Longines can proudly flaunt its status as one of the oldest Swiss watch brands. Founded in 1832 in Saint-Imier, Longines celebrates the grand 190th anniversary of the brand with three commemorative pieces from its Master collection. Relying on an unusual mix of contemporary matte textured dials and hyper-classical engraved Breguet numerals, the Master Collection trilogy honours the past and present of the brand with great style. Here is the Longines Master Collection 190th Anniversary.
Brief History of Longines
Longines has been airborne – uninterruptedly – since 1832. Surviving this long in any milieu depends a lot on innovation and efficiency and Longines combined both from the start. One of the most innovative ideas was to unite all production processes under one roof, rowing against the tide of the établissage system where individual components were produced by different families and then assembled and sold by a comptoir, or trading office. By 1867, Longines had become a pioneer in mechanised production and produced its first movement, a 20-line movement known as calibre 20A with an anchor escapement that won an award at the Universal Exhibition in Paris in 1867. Two years later, the 20H calibre chronograph movement was launched paving the way for the brand’s career in precision timekeeping pieces and fast becoming an essential companion at horse races – Longines is still a presence today in the equestrian world. Taking home Grand Prix awards at ten World Fairs and winning countless Observatory Chronometry prizes, Longines also developed a ‘broken wire’ sports timing system triggered by an athlete’s body crossing the finish line; when broken the wire would trigger the start or stop of a watch and became the first electromechanical sports timing device in 1912.
A wristwatch chronograph with one-fifth of a second accuracy appeared in 1913 and in 1919 the brand became the official supplier of the International Aeronautical Federation developing navigation instruments for aviation. Other highlights of the early 20th century include the legendary and patented chronograph calibre 13ZN.
Aviation was the way forward and Longines collaborated with pilots Horn Weems and Charles A. Lindbergh to develop sophisticated precision navigational devices. In 1945, Longines produced its first automatic movement, calibre 22A and ten years later developed its first quartz clock – Chronocinégines – for athletic competitions. One of a handful of brands to embrace quartz, including the world’s thinnest 1.98mm Feuille d’Or wristwatch of 1979, Longines was a natural ally for the exciting world of F1 and was appointed official timekeeper from 1982-1992. Despite having entered the quartz arena, sales flagged and Longines was purchased in 1971 by Ebauches SA and in 1983 became part of Swatch Group relinquishing in-house production and relying on the conglomerate’s readily available ETA movements. With a mission to produce affordable luxury watches, backed by the allure and heritage of the brand’s almost two centuries of history, Longines currently occupies the fifth position in Morgan Stanley’s Top 20 Swiss Watch Company Ranking (2022).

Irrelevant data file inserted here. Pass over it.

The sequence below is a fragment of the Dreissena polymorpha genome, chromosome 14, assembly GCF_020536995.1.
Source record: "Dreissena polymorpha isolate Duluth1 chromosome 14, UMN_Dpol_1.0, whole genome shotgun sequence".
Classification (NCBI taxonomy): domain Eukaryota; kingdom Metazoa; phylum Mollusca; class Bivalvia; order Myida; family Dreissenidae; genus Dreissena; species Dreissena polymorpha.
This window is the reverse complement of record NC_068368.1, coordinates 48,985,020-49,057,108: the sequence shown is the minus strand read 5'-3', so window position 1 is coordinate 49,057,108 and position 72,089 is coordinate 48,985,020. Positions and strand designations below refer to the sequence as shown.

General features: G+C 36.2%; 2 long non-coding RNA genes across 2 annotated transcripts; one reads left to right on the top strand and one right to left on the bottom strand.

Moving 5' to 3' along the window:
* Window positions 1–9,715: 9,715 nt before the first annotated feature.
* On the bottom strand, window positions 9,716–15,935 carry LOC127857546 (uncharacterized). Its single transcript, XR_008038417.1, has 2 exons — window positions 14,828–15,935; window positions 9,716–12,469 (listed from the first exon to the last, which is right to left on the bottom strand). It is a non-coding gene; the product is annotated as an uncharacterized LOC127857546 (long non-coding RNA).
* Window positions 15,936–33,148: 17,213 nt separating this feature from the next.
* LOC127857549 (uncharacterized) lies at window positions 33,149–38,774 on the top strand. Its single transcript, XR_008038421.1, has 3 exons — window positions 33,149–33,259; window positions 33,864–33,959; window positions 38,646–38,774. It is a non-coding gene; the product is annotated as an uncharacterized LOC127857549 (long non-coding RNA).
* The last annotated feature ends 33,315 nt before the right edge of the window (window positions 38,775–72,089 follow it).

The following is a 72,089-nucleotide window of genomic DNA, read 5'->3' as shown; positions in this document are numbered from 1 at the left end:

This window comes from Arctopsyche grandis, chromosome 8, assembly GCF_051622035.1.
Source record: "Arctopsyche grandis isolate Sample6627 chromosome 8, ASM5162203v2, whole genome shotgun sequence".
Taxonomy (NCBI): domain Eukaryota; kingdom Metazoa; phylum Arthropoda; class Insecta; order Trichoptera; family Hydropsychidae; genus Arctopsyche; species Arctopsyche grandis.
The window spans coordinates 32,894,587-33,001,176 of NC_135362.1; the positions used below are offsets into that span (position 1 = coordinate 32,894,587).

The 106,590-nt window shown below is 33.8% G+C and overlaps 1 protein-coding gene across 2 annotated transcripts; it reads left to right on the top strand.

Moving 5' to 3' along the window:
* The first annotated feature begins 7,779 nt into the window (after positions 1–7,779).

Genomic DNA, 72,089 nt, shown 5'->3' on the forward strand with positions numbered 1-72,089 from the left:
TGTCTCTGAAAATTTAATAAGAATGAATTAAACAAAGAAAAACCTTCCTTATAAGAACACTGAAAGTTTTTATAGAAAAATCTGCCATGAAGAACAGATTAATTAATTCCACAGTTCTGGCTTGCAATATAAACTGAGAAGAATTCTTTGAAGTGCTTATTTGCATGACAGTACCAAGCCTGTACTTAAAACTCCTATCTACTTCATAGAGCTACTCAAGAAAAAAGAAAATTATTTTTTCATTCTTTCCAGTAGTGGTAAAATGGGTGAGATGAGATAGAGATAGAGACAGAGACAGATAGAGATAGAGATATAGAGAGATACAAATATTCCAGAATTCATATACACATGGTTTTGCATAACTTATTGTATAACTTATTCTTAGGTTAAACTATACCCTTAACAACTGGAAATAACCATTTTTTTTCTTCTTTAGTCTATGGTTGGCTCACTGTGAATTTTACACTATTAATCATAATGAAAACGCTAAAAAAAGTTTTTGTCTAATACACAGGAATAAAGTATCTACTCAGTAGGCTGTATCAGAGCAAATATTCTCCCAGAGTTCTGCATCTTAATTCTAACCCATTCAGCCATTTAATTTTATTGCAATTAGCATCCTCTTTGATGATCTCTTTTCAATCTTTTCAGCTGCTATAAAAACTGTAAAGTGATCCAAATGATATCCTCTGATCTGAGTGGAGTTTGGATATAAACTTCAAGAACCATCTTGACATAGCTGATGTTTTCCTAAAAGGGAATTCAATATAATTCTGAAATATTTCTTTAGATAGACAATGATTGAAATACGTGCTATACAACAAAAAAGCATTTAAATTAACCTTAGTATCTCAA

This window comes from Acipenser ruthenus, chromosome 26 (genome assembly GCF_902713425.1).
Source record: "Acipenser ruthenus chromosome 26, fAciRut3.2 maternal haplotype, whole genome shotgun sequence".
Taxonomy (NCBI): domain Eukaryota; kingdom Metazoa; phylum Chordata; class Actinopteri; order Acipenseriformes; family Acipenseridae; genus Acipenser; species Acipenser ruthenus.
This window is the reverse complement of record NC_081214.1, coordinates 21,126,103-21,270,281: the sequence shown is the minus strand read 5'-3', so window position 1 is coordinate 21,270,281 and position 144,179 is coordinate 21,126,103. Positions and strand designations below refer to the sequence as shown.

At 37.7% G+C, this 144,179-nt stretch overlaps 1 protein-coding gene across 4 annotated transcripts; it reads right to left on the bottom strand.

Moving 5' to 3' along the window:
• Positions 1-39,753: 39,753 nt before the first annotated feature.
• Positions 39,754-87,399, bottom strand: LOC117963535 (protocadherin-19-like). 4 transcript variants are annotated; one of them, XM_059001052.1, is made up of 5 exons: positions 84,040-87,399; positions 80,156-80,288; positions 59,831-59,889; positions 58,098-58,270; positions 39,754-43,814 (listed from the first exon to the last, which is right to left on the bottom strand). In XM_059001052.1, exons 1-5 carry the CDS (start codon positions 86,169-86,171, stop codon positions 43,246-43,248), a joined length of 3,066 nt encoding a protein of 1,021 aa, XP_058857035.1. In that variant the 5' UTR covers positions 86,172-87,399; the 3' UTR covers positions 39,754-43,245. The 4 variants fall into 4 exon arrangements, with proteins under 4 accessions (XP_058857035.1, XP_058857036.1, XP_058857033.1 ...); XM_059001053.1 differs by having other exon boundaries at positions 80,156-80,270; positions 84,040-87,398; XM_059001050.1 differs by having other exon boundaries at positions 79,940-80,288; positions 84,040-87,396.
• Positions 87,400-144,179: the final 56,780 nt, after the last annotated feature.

The Master Collection 190th-Anniversary
Following the renewed market preference for mechanical movements in the early 2000s, Longines introduced its Master collection. Easy on the eye with a selection of classic and more contemporary models, the Master collection offers a wide array of automatic watches, including straightforward three-hand dress watches, chronographs, moon phases, power reserves and an annual calendar introduced in 2018 – the most affordable of its type at that time.
The styling of the latest Longines Master Collection 190th Anniversary models is more on the classical or traditional end of the collection spectrum. Available in three case metals -18k rose gold, 18k yellow gold and stainless steel – the new watches are an engaging mix of old and new. The contemporary diameter of 40mm is coupled with a slim case height of 9.35mm, and the surfaces are polished throughout for a more elegant look. What is unusual but works extremely well is the texture of the dial. Using the contemporary matte and often granulated finishing of many dials today, the stainless steel version has a sandblasted silver-coloured dial, the yellow gold a brushed grey dial and the pink gold a very attractive granular anthracite dial.
Contrasting with the contemporary textures are the classical Breguet numerals that are not applied or painted but engraved into the dial. The Arabic numerals on the silver dial leave the metal visible, while the yellow and rose gold feature matching gold-filled engraved numerals. The effect is extremely pleasant and works as a treat on the rose gold model. Accompanied by elegant leaf-shaped hands and a central seconds hand pointing to the dot-shaped minute track on the flange, the only other information on the dial is the vintage Longines brand name at noon and the ‘automatic’ inscription at 6 o’clock.
The sapphire caseback reveals the contemporary Longines calibre L888.5 based on an ETA A31.L11 automatic with a frequency of 25,200vph and a power reserve of 72 hours. Used in many Longines models, the self-winding movement is equipped with a silicon balance spring. Decorated with Côtes de Genève stripes and perlage on the mainplate, the rotor features a cut-out representing the winged logo and an engraving of the brand name and offers a view of the perlage on the plate.
Availability & Price
All three Longines Master Collection 190th Anniversary models come with an anthracite alligator leather strap and a triple-folding clasp with a push-piece opening mechanism. The two gold models are limited editions of 190 pieces. The non-limited steel model will retail for CHF 2,150. Prices of the gold models will be CHF 10,800.
More information at Longines.com.